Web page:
The UCLA Communication Skills Institute for International Students offers two courses that are specifically designed for non-native speakers of English. Each course offers a comprehensive exposure to the nuances of America, American-style English, and American culture.
Whether you enroll in one or both of the courses, you will have a rich, integrated, and enjoyable educational experience, immersed in American-style English and culture.
COMMUNICATION 1A (Session A or Session C). Public Speaking for Nonnative Speakers (4 units) Designed for nonnative speakers of English to increase fluency and vocabulary while improving presentation skills, language usage, reasoning, style, and delivery. P/NP or letter grading.
COMMUNICATION 1B (Session A or Session C). Learning American English and Culture from Movies (4 units) Designed for international students to increase fluency in conversational, American-style English and the underlying meaning of American popular culture through the disciplined study of current movies. P/NP or letter grading.
Please visit the UCLA Communication Skils Institute for International Students for more information.
The International Institute offers two courses that focus on international business. Each course is open to UCLA undergraduate students and graduate students, as well as students from other institutions and carries 4 quarter units of UC credit.
GLOBAL STUDIES 160 Lecture 1: Introduction to International Business (Session A)
International business environment and appreciation of the complexities involved in operating in a world of increasing globalization.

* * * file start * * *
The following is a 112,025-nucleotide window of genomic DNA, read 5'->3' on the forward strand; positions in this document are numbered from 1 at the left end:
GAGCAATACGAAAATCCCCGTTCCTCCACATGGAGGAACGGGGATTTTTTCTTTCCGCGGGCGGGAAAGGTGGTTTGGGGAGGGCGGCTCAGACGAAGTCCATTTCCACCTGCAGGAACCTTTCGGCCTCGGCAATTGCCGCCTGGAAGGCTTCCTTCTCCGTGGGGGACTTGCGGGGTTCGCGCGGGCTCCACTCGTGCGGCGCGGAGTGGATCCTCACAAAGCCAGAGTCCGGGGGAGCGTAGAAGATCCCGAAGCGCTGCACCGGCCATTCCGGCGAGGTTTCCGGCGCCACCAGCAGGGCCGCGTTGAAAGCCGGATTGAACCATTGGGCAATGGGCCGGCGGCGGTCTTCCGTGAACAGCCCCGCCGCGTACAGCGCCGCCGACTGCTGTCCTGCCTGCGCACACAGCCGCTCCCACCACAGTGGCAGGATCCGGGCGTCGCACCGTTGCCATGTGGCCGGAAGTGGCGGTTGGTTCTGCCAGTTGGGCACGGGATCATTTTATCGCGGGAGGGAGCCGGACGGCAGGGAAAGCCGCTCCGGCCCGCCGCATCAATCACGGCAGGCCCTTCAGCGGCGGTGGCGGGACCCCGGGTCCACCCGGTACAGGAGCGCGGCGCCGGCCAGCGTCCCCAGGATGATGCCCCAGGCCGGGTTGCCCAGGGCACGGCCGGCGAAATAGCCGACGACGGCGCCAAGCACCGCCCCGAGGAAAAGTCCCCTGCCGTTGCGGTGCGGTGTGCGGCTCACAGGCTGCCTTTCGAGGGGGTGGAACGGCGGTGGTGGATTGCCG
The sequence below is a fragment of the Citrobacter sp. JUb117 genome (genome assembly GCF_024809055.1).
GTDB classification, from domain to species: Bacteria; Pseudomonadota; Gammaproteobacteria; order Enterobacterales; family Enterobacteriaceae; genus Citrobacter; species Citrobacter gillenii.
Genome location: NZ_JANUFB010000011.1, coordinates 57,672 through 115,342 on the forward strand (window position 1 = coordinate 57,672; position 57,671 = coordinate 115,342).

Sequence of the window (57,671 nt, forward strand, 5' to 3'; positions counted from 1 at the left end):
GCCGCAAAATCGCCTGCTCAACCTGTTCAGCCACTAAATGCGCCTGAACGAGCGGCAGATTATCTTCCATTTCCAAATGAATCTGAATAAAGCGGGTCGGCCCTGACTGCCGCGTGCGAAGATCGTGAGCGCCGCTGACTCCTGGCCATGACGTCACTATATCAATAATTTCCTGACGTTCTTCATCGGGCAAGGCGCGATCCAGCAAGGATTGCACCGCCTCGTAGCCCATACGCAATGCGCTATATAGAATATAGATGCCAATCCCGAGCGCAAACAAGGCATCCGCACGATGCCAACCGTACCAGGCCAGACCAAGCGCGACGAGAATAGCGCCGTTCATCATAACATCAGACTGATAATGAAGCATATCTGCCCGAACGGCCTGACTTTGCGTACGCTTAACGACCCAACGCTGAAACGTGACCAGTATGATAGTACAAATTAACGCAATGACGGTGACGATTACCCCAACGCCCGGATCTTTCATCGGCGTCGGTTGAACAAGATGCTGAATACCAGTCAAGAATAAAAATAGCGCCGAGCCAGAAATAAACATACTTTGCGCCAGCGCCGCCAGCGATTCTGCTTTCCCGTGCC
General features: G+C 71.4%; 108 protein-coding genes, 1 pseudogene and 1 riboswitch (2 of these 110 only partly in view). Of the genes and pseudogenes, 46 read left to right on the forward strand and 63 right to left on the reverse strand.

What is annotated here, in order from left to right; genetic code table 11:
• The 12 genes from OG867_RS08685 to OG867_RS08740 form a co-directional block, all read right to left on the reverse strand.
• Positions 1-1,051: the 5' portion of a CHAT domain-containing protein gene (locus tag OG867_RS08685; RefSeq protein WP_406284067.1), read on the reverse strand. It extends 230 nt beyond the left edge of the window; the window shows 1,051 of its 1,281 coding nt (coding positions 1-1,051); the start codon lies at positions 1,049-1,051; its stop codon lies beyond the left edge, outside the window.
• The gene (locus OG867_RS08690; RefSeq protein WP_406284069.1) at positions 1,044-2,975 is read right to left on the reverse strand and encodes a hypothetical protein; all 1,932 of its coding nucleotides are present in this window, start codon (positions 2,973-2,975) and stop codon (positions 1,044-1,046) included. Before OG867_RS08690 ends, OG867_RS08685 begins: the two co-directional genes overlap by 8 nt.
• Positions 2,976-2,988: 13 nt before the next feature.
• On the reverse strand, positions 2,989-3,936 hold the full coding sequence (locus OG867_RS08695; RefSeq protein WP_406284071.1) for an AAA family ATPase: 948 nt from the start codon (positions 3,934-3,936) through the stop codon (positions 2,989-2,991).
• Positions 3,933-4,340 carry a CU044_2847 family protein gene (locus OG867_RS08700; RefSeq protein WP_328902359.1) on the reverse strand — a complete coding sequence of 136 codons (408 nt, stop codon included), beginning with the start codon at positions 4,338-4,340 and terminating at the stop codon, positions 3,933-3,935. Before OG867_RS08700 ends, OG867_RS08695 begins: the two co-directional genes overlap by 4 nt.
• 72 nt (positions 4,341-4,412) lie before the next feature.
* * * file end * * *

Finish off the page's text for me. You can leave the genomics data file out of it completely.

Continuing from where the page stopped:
GLOBAL STUDIES 160 Lecture 2: Diplomacy at Work - Hands-On Approach to International Relations (Session A)
Overview of the challenges and opportunities that social entrepreneurs face as they launch, fund, maintain and grow their enterprises around the world.
GLOBAL STUDIES 160 Lecture 3: Global Social Entrepreneurship (Session C)
Exploration of unique opportunities and challenges facing entrepreneurs who employ business skills and disciplines to tackle some of world's toughest social issues.
GLOBAL STUDIES 160 Lecture 4: Hollywood and America's Global Image (Session C)
Students look at critical aspects of Hollywood's role in shaping America's global image, and ask whether Hollywood can be more effective as America's de facto cultural ambassador.
Please visit the UCLA International Institute website for more information.
If you wish to enroll in two or more Global Studies 160 courses this summer, please email email@example.com.
The UCLA International Institute offers two courses that focus on the study of global health.
Each course is open to UCLA undergraduate students and graduate students, as well as students from other institutions, and carries 4 quarter units of UC credit.